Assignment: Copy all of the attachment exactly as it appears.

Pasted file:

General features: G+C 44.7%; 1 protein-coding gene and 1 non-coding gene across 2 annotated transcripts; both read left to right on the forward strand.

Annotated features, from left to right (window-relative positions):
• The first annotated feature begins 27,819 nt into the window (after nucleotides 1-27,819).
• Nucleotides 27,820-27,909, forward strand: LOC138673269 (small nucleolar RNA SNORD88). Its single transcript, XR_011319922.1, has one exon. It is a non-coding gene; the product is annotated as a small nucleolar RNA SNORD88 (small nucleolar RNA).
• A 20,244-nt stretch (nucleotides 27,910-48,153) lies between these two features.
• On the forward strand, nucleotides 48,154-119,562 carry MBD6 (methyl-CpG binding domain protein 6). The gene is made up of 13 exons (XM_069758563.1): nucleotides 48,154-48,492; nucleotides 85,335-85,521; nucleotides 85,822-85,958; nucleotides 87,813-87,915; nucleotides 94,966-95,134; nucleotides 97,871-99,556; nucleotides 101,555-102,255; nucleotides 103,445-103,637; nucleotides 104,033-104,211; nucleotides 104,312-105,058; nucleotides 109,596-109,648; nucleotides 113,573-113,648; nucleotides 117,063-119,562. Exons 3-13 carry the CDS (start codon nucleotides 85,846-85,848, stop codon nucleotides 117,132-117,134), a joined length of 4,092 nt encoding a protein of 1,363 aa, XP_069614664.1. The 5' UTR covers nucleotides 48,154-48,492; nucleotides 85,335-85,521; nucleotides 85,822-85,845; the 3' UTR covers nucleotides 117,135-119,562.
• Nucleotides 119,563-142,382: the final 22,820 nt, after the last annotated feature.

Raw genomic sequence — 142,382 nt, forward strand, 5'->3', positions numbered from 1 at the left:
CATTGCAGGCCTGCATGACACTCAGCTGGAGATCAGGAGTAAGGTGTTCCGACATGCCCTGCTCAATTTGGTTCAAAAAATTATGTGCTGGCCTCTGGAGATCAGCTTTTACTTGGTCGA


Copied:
General features: G+C 44.7%; 1 protein-coding gene and 1 non-coding gene across 2 annotated transcripts; both read left to right on the forward strand.

Annotated features, from left to right (window-relative positions):
• The first annotated feature begins 27,819 nt into the window (after nucleotides 1-27,819).
• Nucleotides 27,820-27,909, forward strand: LOC138673269 (small nucleolar RNA SNORD88). Its single transcript, XR_011319922.1, has one exon. It is a non-coding gene; the product is annotated as a small nucleolar RNA SNORD88 (small nucleolar RNA).
• A 20,244-nt stretch (nucleotides 27,910-48,153) lies between these two features.
• On the forward strand, nucleotides 48,154-119,562 carry MBD6 (methyl-CpG binding domain protein 6). The gene is made up of 13 exons (XM_069758563.1): nucleotides 48,154-48,492; nucleotides 85,335-85,521; nucleotides 85,822-85,958; nucleotides 87,813-87,915; nucleotides 94,966-95,134; nucleotides 97,871-99,556; nucleotides 101,555-102,255; nucleotides 103,445-103,637; nucleotides 104,033-104,211; nucleotides 104,312-105,058; nucleotides 109,596-109,648; nucleotides 113,573-113,648; nucleotides 117,063-119,562. Exons 3-13 carry the CDS (start codon nucleotides 85,846-85,848, stop codon nucleotides 117,132-117,134), a joined length of 4,092 nt encoding a protein of 1,363 aa, XP_069614664.1. The 5' UTR covers nucleotides 48,154-48,492; nucleotides 85,335-85,521; nucleotides 85,822-85,845; the 3' UTR covers nucleotides 117,135-119,562.
• Nucleotides 119,563-142,382: the final 22,820 nt, after the last annotated feature.

Raw genomic sequence — 142,382 nt, forward strand, 5'->3', positions numbered from 1 at the left:
CATTGCAGGCCTGCATGACACTCAGCTGGAGATCAGGAGTAAGGTGTTCCGACATGCCCTGCTCAATTTGGTTCAAAAAATTATGTGCTGGCCTCTGGAGATCAGCTTTTACTTGGTCGA